Audit

It'll Take Time to Achieve Obama's Goals

Author of Report on Fulfilling President's Cyber Proposals Interviewed
Officials from key federal agencies including the departments of Defense and Homeland Security and the Office of Management and Budget say they're moving slowly to implement most of the 24 recommendations President Barack Obama outlined in his May 2009 cyber policy review because the White House has yet to assign them roles and responsibilities, according to the GAO.

"Although the policy review report calls for the cybersecurity policy official to assign roles and responsibilities, agency officials stated they have yet to receive this tasking and attribute this to the fact that the cybersecurity policy official position was vacant for seven months," David Powner, director of IT management issues at the Government Accountability Office, wrote in a 66-page report entitled Cyberspace Policy: Executive Branch Is Making Progress Implementing 2009 Policy Review Recommendations, but Sustained Leadership Is Needed issued Wednesday.

(Listen to an interview with Powner: It'll Take Time to Achieve Obama's Goals.)

Obama named Howard Schmidt to be his cybersecurity coordinator in December; Schmidt began work in January.

In an e-mail message to GovInfoSecurity.com, a White House spokesman said the administration wasn't going to comment beyond what Schmidt said in a draft version of the report that circulated last summer. "We just got this [final] version today ourselves and are reviewing it and will prepare a response to Congress," the spokesman said. "It wouldn't be appropriate for us to respond to the report in the media before we do so directly to Congress."

Rep. Bennie Thompson, the Mississippi Democrat who chairs the House Homeland Security Committee, requested the GAO study, and said in a statement he found the findings troubling and urged Schmidt to immediately set forth implementation plans which contain metrics and timetables.

The appointment of a cybersecurity coordinator was one of two of the recommendations to be fully implemented; the other was the naming of a privacy and civil liberties official. GAO said the other 22 recommendations have been partially implemented.

Powner offered two examples of a partially implemented recommendation:

  • Build a cybersecurity-based identity management vision and strategy that addresses privacy and civil liberties, leveraging privacy-enhancing technologies for the nation: In June, the administration released a draft strategy - National Strategy for Trusted Identities in Cyberspace - that seeks to increase trust associated with the identities of individuals, organizations, services and devices involved in financial and other types of online transactions, as well as address privacy and civil liberty issues associated with identity management. The administration plans to finalize the strategy this month.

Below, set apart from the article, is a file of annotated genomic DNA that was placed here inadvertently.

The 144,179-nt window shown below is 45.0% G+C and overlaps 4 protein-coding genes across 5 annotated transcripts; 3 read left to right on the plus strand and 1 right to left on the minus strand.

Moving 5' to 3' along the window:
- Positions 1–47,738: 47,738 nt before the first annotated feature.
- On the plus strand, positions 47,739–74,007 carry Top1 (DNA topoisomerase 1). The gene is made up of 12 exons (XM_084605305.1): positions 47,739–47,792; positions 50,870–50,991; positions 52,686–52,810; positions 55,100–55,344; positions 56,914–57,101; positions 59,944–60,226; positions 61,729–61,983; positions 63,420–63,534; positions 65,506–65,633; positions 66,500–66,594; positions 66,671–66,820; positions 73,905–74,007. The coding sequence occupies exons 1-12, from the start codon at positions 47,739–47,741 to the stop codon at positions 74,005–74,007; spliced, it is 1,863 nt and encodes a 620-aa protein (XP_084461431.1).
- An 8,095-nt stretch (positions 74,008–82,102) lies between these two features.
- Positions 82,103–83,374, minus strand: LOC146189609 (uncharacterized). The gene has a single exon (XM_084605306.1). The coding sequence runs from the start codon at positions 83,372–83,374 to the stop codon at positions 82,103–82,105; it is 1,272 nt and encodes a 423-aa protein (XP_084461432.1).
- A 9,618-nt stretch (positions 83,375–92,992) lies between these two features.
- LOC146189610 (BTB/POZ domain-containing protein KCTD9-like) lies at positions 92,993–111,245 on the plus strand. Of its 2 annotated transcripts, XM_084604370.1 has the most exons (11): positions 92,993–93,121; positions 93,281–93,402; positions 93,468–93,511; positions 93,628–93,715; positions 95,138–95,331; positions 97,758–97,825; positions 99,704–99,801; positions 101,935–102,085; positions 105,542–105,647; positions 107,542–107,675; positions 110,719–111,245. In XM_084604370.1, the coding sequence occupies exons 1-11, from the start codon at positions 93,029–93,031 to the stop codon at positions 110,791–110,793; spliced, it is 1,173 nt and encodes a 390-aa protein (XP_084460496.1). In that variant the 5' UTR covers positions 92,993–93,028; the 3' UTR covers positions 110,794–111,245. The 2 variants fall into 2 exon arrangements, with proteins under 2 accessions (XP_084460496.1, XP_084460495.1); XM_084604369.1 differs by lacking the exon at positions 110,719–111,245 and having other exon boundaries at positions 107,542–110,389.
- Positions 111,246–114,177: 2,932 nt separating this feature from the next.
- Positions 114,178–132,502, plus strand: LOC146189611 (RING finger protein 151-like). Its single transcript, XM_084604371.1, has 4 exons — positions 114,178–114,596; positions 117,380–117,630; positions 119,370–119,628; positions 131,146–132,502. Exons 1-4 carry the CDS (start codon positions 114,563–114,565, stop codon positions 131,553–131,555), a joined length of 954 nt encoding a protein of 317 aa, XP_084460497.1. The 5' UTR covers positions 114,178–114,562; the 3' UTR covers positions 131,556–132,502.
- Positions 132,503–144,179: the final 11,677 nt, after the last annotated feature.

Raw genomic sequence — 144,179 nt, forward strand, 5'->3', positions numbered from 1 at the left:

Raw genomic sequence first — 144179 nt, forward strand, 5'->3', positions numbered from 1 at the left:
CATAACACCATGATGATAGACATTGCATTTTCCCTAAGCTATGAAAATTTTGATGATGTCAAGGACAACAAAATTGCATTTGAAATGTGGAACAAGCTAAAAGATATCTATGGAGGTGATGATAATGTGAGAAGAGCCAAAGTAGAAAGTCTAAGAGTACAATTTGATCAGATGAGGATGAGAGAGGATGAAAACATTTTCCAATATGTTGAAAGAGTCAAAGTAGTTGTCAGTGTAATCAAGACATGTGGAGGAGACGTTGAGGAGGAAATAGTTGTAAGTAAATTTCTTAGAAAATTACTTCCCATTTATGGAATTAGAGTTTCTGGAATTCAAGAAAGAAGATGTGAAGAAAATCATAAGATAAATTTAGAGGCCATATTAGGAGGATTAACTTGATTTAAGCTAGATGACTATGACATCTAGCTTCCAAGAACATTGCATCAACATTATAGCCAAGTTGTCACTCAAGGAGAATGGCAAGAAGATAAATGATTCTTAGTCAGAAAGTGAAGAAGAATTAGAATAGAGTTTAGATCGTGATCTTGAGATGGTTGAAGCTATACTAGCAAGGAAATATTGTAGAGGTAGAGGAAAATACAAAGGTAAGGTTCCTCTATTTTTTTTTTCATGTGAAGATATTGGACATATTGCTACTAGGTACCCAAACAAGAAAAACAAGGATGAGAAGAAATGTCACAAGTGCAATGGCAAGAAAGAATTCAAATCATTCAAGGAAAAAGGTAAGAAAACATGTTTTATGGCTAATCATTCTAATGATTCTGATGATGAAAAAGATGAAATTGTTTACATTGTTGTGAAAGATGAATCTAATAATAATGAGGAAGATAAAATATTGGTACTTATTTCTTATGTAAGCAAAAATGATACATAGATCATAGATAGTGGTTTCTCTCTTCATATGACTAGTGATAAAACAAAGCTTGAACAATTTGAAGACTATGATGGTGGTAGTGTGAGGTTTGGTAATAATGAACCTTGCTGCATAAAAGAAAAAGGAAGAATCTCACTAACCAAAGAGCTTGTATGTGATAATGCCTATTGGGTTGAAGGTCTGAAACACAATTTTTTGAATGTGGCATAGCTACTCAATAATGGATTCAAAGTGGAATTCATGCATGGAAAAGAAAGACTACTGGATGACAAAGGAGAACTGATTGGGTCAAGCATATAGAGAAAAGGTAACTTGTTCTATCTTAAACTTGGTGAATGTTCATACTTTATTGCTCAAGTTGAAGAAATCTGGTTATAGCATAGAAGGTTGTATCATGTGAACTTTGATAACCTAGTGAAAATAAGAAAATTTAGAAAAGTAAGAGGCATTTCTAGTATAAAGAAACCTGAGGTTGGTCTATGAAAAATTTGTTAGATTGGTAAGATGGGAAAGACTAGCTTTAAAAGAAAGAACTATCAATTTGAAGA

• Develop a framework for research and development strategies: The administration's Office of Science and Technology Policy has efforts under way to develop a framework for research and development strategies, which as envisioned includes three key cybersecurity research and development themes but is not expected to be finalized until 2011.

Powner also said officials from key agencies told GAO that several mid-term recommendations are broad and would require action over years before their fully implemented. For example, he said agencies characterized one recommendation to expand sharing of information about network incidents and vulnerabilities with key allies as being very broad and would require additional guidance for it to be fully implemented and could take a number of years to complete.

Still, these agencies reported they have initiatives planned or under way to implement the 22 recommendations. "While these efforts appear to be steps forward, agencies were largely not able to provide milestones and plans that showed when and how implementation of the recommendations was to occur," Powner wrote.

Specifically, he said, 16 of the 22 near- and mid-term recommendations did not have milestones and plans for implementation.

"Our extensive research and experience at federal agencies have shown that, without clearly and explicitly assigned roles and responsibilities and documented plans, agencies increase the risk that implementing such actions will not fully succeed," Powner wrote. "Until these roles and responsibilities are made clear and the schedule and planning shortfalls identified above are adequately addressed, there is increased risk the recommendations will not be successfully completed, which would unnecessarily place the country's cyber infrastructure at risk."




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